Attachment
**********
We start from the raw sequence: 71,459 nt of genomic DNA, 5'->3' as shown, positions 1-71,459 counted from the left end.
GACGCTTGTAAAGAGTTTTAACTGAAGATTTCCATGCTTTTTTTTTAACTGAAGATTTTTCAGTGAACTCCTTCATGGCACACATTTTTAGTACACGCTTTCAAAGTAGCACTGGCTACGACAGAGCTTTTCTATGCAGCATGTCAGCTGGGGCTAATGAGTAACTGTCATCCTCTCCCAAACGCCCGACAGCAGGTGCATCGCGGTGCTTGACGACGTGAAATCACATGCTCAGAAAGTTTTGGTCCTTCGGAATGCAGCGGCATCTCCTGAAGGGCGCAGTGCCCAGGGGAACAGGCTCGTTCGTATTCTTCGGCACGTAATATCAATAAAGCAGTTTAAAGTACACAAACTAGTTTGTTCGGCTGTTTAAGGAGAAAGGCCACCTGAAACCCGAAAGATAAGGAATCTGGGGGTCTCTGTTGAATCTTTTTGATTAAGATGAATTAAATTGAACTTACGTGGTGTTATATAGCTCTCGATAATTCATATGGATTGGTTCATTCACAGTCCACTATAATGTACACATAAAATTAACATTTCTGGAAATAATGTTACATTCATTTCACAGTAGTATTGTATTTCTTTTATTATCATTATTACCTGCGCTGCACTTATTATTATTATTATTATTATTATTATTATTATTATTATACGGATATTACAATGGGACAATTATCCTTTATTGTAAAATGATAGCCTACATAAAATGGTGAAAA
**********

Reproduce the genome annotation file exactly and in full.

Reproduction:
We start from the raw sequence: 71,459 nt of genomic DNA, 5'->3' as shown, positions 1-71,459 counted from the left end.
GACGCTTGTAAAGAGTTTTAACTGAAGATTTCCATGCTTTTTTTTTAACTGAAGATTTTTCAGTGAACTCCTTCATGGCACACATTTTTAGTACACGCTTTCAAAGTAGCACTGGCTACGACAGAGCTTTTCTATGCAGCATGTCAGCTGGGGCTAATGAGTAACTGTCATCCTCTCCCAAACGCCCGACAGCAGGTGCATCGCGGTGCTTGACGACGTGAAATCACATGCTCAGAAAGTTTTGGTCCTTCGGAATGCAGCGGCATCTCCTGAAGGGCGCAGTGCCCAGGGGAACAGGCTCGTTCGTATTCTTCGGCACGTAATATCAATAAAGCAGTTTAAAGTACACAAACTAGTTTGTTCGGCTGTTTAAGGAGAAAGGCCACCTGAAACCCGAAAGATAAGGAATCTGGGGGTCTCTGTTGAATCTTTTTGATTAAGATGAATTAAATTGAACTTACGTGGTGTTATATAGCTCTCGATAATTCATATGGATTGGTTCATTCACAGTCCACTATAATGTACACATAAAATTAACATTTCTGGAAATAATGTTACATTCATTTCACAGTAGTATTGTATTTCTTTTATTATCATTATTACCTGCGCTGCACTTATTATTATTATTATTATTATTATTATTATTATTATTATACGGATATTACAATGGGACAATTATCCTTTATTGTAAAATGATAGCCTACATAAAATGGTGAAAA